Format: DVD from NetFlix on laptop.
Before there was Michael Bay, there was Irwin Allen. While Allen directed a good number of films and won an Oscar for a documentary, in the 1970s, the name Irwin Allen meant one thing and one thing only: disaster movie. By this I don’t mean films that were terrible (although some no doubt were), but films about disasters. Every year or so, a film would appear about a group of diverse people trapped in an X or attacked by Y or surviving natural disaster Z. Not all of these were produced by Irwin Allen, but it sure seemed like it. Of these, The Poseidon Adventure and The Towering Inferno were the leading examples. The Towering Inferno got more street cred by being nominated for eight Oscars (including one for Fred Astaire as a Supporting Actor and for Best Picture) and by winning three: cinematography, editing, and (brace yourself) best song.
A film like The Towering Inferno is a masterpiece of high concept. “What if a fire broke out in the tallest building in the world?” Toss in a collection of A-list actors and you have quite the film. As it happens, it was released in a year when the actual Best Picture race wasn’t much in question; nominating this was pretty harmless since it didn’t have a hope of winning over The Godfather Part II.
So what can you expect? Well, you should expect a really big fire. Beyond that, what you should expect is exactly what you’ve seen in any other disaster picture. There will be good guys and bad guys. Most of the bad guys will have bad things happen to them and will not survive to the end of the film. There will be plenty of heroic characters who will either make it to the end or will die heroically. The other people, the innocents, will either die tragically or will survive, and almost certainly a couple of people will survive despite horrific odds. That’s the way these films work, and that’s what’s going to happen for nearly three hours.
Anyway, the world’s tallest building is The Glass Tower in San Francisco, nearly completed and opening itself to the public as the film starts. We’re introduced to the building’s architect Doug Roberts (Paul Newman), just preparing himself to retire from the business and move to the country. He spends a little quality time with his girlfriend Susan Franklin (Faye Dunaway) who is having her own minor quandary—she’s been offered a new position, but this would mean not heading with Doug to the country. We also meet the builder, Jim Duncan (William Holden).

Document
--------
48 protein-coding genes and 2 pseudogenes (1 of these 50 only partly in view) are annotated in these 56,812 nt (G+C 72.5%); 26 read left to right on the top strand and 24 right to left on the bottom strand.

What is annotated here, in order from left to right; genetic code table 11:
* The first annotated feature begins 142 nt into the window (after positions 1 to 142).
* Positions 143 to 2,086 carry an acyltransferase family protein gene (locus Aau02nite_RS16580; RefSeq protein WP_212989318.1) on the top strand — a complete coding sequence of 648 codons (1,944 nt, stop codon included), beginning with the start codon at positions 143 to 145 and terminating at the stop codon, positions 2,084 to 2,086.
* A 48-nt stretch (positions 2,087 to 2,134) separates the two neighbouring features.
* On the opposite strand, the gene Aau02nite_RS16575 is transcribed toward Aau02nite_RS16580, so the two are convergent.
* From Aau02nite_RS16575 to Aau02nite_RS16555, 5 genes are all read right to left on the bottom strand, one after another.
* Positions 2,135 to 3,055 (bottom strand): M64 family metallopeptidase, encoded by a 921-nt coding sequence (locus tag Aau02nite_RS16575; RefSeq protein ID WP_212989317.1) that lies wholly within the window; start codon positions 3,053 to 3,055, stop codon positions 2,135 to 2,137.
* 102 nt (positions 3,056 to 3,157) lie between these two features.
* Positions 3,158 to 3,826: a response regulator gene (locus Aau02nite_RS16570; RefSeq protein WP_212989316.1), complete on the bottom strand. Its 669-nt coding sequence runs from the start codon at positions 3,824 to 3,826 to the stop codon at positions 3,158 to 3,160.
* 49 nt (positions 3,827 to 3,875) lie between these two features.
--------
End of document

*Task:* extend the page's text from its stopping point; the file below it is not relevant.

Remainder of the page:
Trouble starts right away when it becomes evident that substandard wiring was used in the construction of the tower. We see evidence of this electrical problem when one of the fuse boxes shorts out. Unbeknownst to anyone, another fuse shorts and sparks directly onto a direct-from-the-stockroom pile of oily rags.
This cast of characters isn’t enough, though. We get a deaf woman with two kids (one of them played by Mike Lookinland, immediately identifiable as Bobby Brady) who lives high up in the building. Her assistant Lisolette (Jennifer Jones) is being romanced by conman Harlee Claiborne (Fred Astaire). The opening ceremonies include Senator Parker (Robert Vaughn) and San Francisco mayor Ramsey (Jack Collins). The man responsible for the suspect wiring is Roger Simmons (Richard Chamberlain), who happens to be married to the builder’s daughter. And of course we can’t leave out security chief Jernigan (O.J. Simpson) and the man of the hour, Fire Chief Mike O’Hallorhan (Steve McQueen). Rounding out the cast is a man connected with the building named Bigelow (Robert Wagner), who makes the fatal mistake of some alone time with his assistant, leaving the pair of them trapped when the fire breaks out.
That’s the whole movie. Fire breaks out and grows without being noticed because of security and safety measures that haven’t been put in place yet and sub-standard wiring put in to cut costs for a building that overran its budget. While we spend a great deal of time worrying about the fancy guests hobnobbing and then trapped on the 135th floor of the building. Much of our compassion is reserved for the people who seem the most innocent as well as those actually trapped in the blaze.
There isn’t a great deal of characterization here—all of the characters are two-dimensional, but that’s to be expected. This isn’t the sort of spectacle where we need or even want to learn much about the people beyond the basics. No, the whole point of a film like The Towering Inferno is to see the disaster, see the lengths to which people will go to survive. In this case, we also want to see people on fire jumping out of 80-story windows.
That’s really the reason a film like this exists at all. We want to see just how bad the disaster will get. We want to see people in terrible danger. We want the people we like to survive, and most of them do. We want the people who deserve to die based on their quick characterization to die, and most of them do, too. Everyone is conveniently arranged in neat categories or as a one-sentence blurb. Chief O’Hallorhan is a perfect Steve McQueen character; he’s tough, resourceful, smart, and brave. Doug Roberts is the Paul Newman we expect. Knowing his career is probably over, he spends the film doing what he can to save everyone he can and acting with nobility.
It’s over-long. The problems get worse and worse and survival gets sketchier and sketchier, and rescue efforts get more and more extreme. It was never going to be a short film, but 165 minutes is probably half an hour more than necessary.
It’s interesting how relevant this film is post-9/11. Is it worth seeing? Sure, but take it with a grain of salt. It’s big and blustery for a reason.
Why to watch The Towering Inferno: Everyone should see at least one 1970s big-budget disaster movie, and as those go, this one is pretty good.
Why not to watch: It’s too long and too predictable.